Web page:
IgneousRocks From , joined Dec 1969, posts, RR:
Reply 2, posted (6 years 7 months 1 day 18 hours ago) and read 2963 times:
I just finished reading Bill Bryson's "A Short History of Nearly Everything" and he writes a bit about Yellowstone and its potential for an eruption of epic proportions - one that could wipe out living creatures for 100s miles in every direction.
Yellowstone, it turns out, is a supervolcano. It sits on top of an enormous hot spot, a reservoir of molten rock that begins at least 200 kilometres down in the Earth and rises to near the surface, forming what is known as a superplume.
ER757 From Cayman Islands, joined May 2005, 2804 posts, RR: 7
Reply 4, posted (6 years 7 months 1 day 16 hours ago) and read 2878 times:
Quoting Flighty (Reply 1): There is almost nothing scarier than going to Yellowstone and contemplating what is truly going on down underground.
That's true - but the show above ground is so fascinating that it generally takes my mind off the subterranean plumbing.
Quoting 4holer (Thread starter): Not saying it would be "The Big One", but if I had to guess I'd say that something is about to happen there.
Stuff happens there every day, but I know what you're saying. I am not real familiar with the type of volcano that Yellowstone is. Are smaller eruptions possible, or does it always go ka-boom in a BIG way?
Powercube From United States of America, joined Jul 2007, 265 posts, RR: 1
Reply 5, posted (6 years 7 months 1 day 14 hours ago) and read 2840 times:
Quoting ER757 (Reply 4): Stuff happens there every day, but I know what you're saying. I am not real familiar with the type of volcano that Yellowstone is. Are smaller eruptions possible, or does it always go ka-boom in a BIG way?
I'm not a geologist, but since there's so much sensationalism out there I thought I should just say a few things. Yellowstone does not erupt only as a caldera volcano- 70000 years ago it erupted in a standard plinian way. Also, quake swarms are not uncommon in the area, in 1985 there was a swarm of more than 1000 quakes towards the Northwestern edge of the caldera and nothing bad seemed to come of it. I would imagine given that the cause the YVO gave at the time was magma moving around there was a fairly constant harmonic tremor going on as well. I'm not sure though, I'm not even sure if what we see here are harmonic tremors. A lot of these quakes are occuring at depths of under 1km, the magma chamber is five miles down. It's also important to note that the seisomography instruments in place are extremely sensitive and there have been very severe winds in the area since the start of this swarm. This does have the potential to create an insane amount of noise on the seismograph and this can confuse things. Another thing I never really understand is where the 600,000 year average comes from, a volcano that never once erupted without more than 700,000 years in between seems like a very hard case to make that we are overdue. If this was the very distant future and more of Yellowstone was bulging more than it is, then I'd be more than a trifle concerned.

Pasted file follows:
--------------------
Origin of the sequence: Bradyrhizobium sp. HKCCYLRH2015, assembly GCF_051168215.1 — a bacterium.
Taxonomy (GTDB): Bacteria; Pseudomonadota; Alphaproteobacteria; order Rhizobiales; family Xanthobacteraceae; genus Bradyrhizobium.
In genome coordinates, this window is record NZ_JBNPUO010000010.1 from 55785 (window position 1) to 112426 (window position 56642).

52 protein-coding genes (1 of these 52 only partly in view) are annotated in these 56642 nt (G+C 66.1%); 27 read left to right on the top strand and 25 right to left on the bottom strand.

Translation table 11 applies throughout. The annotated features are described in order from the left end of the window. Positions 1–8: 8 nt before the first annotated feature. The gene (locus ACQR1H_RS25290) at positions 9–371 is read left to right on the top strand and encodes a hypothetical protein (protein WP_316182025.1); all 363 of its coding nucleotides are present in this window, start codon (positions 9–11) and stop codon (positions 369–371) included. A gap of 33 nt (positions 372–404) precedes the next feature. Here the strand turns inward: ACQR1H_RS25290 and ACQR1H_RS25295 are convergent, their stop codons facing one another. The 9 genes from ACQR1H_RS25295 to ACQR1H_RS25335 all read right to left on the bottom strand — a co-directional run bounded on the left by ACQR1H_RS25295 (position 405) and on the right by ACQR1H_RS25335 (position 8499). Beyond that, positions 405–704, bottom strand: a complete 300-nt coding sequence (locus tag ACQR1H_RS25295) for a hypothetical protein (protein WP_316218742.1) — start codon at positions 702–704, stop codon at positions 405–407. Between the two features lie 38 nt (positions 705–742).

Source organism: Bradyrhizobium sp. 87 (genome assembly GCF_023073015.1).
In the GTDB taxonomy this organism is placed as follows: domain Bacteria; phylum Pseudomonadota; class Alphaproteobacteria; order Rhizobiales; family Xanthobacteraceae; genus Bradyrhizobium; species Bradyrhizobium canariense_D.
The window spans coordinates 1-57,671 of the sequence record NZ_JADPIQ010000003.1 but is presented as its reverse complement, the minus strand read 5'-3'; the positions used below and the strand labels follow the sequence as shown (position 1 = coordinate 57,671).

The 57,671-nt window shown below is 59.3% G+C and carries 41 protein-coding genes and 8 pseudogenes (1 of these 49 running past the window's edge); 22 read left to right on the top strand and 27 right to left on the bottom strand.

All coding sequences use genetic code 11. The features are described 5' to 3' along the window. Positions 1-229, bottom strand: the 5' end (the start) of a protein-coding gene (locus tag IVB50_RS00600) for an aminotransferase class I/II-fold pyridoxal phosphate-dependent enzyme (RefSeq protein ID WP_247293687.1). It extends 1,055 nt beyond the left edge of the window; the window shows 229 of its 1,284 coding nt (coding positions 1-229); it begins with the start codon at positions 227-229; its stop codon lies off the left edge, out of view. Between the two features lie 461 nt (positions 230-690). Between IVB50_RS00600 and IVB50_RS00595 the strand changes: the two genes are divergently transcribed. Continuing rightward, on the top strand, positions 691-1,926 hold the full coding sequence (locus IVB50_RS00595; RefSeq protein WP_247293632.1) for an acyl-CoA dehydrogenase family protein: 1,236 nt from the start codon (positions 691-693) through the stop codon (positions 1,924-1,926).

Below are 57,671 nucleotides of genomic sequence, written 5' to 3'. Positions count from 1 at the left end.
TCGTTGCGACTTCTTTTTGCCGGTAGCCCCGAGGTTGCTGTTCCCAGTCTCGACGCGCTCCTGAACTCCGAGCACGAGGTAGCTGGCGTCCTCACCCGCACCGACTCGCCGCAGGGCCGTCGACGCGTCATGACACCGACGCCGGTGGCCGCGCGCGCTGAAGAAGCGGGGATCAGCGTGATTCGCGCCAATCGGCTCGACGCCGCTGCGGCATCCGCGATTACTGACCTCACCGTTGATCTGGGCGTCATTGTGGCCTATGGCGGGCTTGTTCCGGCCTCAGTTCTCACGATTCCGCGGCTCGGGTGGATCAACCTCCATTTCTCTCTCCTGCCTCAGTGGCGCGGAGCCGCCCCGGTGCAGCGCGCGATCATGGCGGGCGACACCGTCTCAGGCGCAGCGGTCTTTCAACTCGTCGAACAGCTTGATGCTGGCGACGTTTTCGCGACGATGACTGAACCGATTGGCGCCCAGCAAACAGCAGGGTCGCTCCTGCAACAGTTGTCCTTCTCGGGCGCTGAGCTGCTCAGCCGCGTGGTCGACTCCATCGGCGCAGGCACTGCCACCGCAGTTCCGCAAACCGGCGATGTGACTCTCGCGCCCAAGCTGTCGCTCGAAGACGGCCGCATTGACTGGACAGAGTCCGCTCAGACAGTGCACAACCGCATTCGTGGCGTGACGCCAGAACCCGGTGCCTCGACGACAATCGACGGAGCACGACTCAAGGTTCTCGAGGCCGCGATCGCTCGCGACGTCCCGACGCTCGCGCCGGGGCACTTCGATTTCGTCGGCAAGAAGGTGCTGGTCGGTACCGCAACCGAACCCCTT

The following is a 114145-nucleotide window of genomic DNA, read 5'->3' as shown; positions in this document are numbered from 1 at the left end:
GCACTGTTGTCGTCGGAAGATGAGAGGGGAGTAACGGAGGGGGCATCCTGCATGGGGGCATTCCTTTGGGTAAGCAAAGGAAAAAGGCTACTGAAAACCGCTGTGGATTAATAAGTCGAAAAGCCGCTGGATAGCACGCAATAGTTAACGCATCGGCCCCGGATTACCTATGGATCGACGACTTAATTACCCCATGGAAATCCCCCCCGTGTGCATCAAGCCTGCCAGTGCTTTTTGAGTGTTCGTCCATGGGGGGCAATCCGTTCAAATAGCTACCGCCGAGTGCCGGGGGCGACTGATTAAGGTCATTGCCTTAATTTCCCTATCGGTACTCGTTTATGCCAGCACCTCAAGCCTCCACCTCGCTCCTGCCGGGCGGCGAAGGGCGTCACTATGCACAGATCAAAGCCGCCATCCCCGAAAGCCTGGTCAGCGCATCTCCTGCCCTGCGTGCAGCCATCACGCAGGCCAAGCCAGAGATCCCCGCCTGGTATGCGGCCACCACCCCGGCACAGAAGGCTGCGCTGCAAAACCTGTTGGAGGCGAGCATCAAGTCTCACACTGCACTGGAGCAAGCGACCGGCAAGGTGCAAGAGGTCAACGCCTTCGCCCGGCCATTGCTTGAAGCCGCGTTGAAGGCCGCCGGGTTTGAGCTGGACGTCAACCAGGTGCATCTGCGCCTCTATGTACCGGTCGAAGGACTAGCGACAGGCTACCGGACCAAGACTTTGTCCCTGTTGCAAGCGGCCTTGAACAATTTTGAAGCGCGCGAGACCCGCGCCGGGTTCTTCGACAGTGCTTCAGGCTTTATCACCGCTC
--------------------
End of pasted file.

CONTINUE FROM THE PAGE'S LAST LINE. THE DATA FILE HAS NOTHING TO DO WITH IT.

Lumberton From United States of America, joined Jul 2005, 4708 posts, RR: 19
Reply 10, posted (6 years 6 months 3 weeks 3 days 17 hours ago) and read 2247 times:
Quoting Slider (Reply 9): So this is essentially a global doomsday scenario. Ah, lovely. Scary stuff, actually.
A super volcano eruption? From what I read and see on the History Channel, definitely. It would pump enough Sulfur Dioxide into the atmosphere to chill the entire planet down a tad for a long, long time.
"When all is said and done, more will be said than done".
Slider From United States of America, joined Feb 2004, 7079 posts, RR: 33
Reply 11, posted (6 years 6 months 3 weeks 3 days 12 hours ago) and read 2191 times:
Quoting Lumberton (Reply 10): A super volcano eruption? From what I read and see on the History Channel, definitely. It would pump enough Sulfur Dioxide into the atmosphere to chill the entire planet down a tad for a long, long time.
Not to mention ash that would cover crops, the food belt of the USA that feeds, oh, a lot of the world.
I don't wish to alarm anyone, but bad made-for-TV movies notwithstanding, it's quite something to get your brain around. Scary.
And to think if I did not have an unhealthy interest in matters geological, I would have missed that gem.
Just as well it is well instrumented (Yellowstone, not the shoes) because extrapolating a few decades records to an over half a million year event is just a bit tricky. Even the much better understood Mt St Helens was tricky to predict until very near the major eruption.
Merapi too is fairly well understood and erupts quite frequently but its last few rumbles have been nearly as much of a mystery as ever. There are plenty of other possible major eruptions. Bandung is about 20 to 30 kms from a volcano that has many features in common with Krakatoa except for the marine setting for Krakatoa!
Nighthawk From UK - Scotland, joined Sep 2001, 5247 posts, RR: 31
Reply 15, posted (6 years 6 months 3 weeks 3 days 1 hour ago) and read 2070 times:
Quoting Cptkrell (Reply 14): January 21, 2012 actually. That is, acording to the Mayans, Chinese, Nostradamus, native American Indians and the History Channel special that I watched last night Smile regrads...jack
21st December 2012 actually, according to the Mayans.